In the case of this Grape and Almond Olive Oil Cake, the prominent flavor is that of the grape. Baking the grapes releases its essence and blisters the fruit enough to release some, but not too much, juice. The juice seeps into the cake crumb, complementing the lemon, almond, and olive oil tones of the cake.
The crumb of this cake is delicate, as expected, because it also has Greek yogurt. It is also not too sweet, so dusting it with powdered sugar is okay. Just don’t go overboard. I noticed that the lemon flavor jumped out a bit more during the succeeding days while we were finishing off the leftovers.
This delicious Grape and Almond Olive Oil Cake was also very well-received by friends who got to taste it, so I’m fairly confident this will be a hit on a holiday spread too!
- Choose a good quality neutral-tasting extra virgin olive oil for this recipe. The main purpose of this ingredient is to produce a cake with a delicate crumb (alongside the Greek yogurt), not necessarily to flavor the cake. It’s not always a pleasant experience to have a strong olive oil aftertaste in desserts, so I recommend picking an EVOO that doesn’t have any strong fruity or vegetal tasting notes. Light olive oil undertones are fine, but it shouldn’t feel like the olive oil is wrestling for attention in the cakes. My go-to for olive oil desserts is Cobram Estate’s Classic Flavour Olive Oil but you can use whatever you like as long as it doesn’t have a strong taste.
- I prefer using black grapes for color contrast, but you can use what you like/have. Any grapes would work for this recipe. I expect that table grapes will probably blister faster and leak more juices into the cake because they’re generally softer than black grapes.
- Make sure to mix in the olive oil and yogurt well. If your olive oil separates from the mixture while the cake is baking, your cake will come out with a weird texture/crumb. During the stage where the wet ingredients are mixed together, you must make sure to whisk the oil and yogurt with the eggs until the mixture is completely homogenous.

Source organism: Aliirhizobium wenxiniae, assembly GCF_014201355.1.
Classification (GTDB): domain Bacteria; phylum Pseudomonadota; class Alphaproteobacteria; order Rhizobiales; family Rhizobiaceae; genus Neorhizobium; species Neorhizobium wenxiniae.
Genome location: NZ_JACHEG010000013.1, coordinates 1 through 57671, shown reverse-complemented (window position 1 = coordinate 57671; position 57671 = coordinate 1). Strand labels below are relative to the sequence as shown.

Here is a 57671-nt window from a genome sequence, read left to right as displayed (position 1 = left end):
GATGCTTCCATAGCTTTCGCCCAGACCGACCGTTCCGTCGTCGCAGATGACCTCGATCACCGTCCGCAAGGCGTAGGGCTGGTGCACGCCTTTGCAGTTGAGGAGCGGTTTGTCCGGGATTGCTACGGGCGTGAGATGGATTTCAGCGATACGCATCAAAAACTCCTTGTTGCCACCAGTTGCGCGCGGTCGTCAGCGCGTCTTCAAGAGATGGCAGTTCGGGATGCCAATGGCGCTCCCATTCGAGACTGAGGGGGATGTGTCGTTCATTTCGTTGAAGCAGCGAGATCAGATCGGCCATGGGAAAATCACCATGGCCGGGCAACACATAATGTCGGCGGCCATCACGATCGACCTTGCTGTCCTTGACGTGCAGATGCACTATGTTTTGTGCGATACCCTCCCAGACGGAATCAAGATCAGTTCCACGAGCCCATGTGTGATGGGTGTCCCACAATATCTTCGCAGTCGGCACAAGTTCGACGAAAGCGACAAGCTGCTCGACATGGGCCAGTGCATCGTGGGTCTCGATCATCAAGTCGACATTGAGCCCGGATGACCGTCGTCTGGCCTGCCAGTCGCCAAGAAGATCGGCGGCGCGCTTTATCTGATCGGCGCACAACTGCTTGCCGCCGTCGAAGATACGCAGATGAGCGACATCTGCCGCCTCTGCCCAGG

- Do not over-mix or over-work the batter so that it comes out tender. As a general rule, when making cakes, we want to avoid too much gluten formation. Gluten is what you want for breads, not cakes. To maintain the tenderness of the cakes, avoid over-mixing the batter once your flour goes in. Just mix until you can no longer see any streak of flour in the batter, then stop. Even if the batter still seems lumpy it will even out once baked. Just make sure there are no hidden pockets of flour in there and it should be fine.
- Do not overfill and overcrowd the tart pans. I use one 9-inch pan plus two 5-inch pans because this makes a good amount of batter. (You can probably get away with two 9-inch pans if you halve the batter properly.) Tart pans are perfect for this cake because the pan’s fairly short height ensures the grapes do not drown in the batter. You can use more grapes on your cake than I did but please do not crowd them into the batter until they’re practically “cheek to cheek”. There won’t be enough cake to grape ratio and we don’t want that.